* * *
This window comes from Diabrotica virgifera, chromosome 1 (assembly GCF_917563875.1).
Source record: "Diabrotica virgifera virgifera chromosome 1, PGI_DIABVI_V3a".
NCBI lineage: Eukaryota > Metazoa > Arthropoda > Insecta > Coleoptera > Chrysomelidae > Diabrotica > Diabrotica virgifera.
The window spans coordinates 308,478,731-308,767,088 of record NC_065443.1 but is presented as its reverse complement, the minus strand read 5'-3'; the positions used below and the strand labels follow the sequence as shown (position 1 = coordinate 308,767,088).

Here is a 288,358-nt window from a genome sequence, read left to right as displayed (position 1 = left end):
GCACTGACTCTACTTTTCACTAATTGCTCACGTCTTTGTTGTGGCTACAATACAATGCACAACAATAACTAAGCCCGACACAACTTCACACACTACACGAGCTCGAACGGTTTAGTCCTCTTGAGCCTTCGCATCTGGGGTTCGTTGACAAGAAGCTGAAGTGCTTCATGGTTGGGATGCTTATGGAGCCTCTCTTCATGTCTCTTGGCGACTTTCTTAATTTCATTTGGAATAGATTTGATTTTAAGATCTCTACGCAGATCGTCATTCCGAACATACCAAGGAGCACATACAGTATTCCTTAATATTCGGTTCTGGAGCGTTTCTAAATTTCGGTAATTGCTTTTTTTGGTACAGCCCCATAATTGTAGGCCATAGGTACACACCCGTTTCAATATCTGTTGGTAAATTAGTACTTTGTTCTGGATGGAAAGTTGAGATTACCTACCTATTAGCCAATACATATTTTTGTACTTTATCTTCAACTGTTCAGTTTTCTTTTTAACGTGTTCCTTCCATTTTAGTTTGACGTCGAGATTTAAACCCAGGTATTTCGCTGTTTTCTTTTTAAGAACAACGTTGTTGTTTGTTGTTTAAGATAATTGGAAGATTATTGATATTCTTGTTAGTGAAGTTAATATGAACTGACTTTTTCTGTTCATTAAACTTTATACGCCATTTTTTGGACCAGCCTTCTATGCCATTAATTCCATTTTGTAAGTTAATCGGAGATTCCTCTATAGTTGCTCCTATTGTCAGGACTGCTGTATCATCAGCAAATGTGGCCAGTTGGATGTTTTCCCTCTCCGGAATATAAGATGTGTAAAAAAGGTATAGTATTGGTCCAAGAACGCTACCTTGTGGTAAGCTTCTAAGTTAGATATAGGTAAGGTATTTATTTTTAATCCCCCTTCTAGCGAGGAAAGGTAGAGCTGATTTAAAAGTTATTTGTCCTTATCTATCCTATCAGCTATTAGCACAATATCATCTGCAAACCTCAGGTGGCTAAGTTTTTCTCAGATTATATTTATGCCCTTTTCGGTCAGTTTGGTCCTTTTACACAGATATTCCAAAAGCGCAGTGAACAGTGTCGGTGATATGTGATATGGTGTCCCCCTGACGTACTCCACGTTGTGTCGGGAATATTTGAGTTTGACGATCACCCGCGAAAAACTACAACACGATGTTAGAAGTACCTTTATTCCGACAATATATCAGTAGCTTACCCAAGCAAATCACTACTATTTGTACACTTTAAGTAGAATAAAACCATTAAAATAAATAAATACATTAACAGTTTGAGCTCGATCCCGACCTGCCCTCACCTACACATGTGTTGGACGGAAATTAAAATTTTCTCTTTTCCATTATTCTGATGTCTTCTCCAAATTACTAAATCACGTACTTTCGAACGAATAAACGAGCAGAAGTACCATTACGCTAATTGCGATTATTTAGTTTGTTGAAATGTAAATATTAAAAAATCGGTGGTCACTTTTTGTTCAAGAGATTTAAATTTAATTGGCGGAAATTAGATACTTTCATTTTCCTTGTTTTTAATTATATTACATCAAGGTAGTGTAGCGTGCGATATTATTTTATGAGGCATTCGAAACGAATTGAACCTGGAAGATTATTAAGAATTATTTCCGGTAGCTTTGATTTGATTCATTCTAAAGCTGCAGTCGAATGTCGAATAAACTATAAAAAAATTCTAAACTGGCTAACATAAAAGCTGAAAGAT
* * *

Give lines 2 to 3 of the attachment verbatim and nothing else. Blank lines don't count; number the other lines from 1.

Source record: "Diabrotica virgifera virgifera chromosome 1, PGI_DIABVI_V3a".
NCBI lineage: Eukaryota > Metazoa > Arthropoda > Insecta > Coleoptera > Chrysomelidae > Diabrotica > Diabrotica virgifera.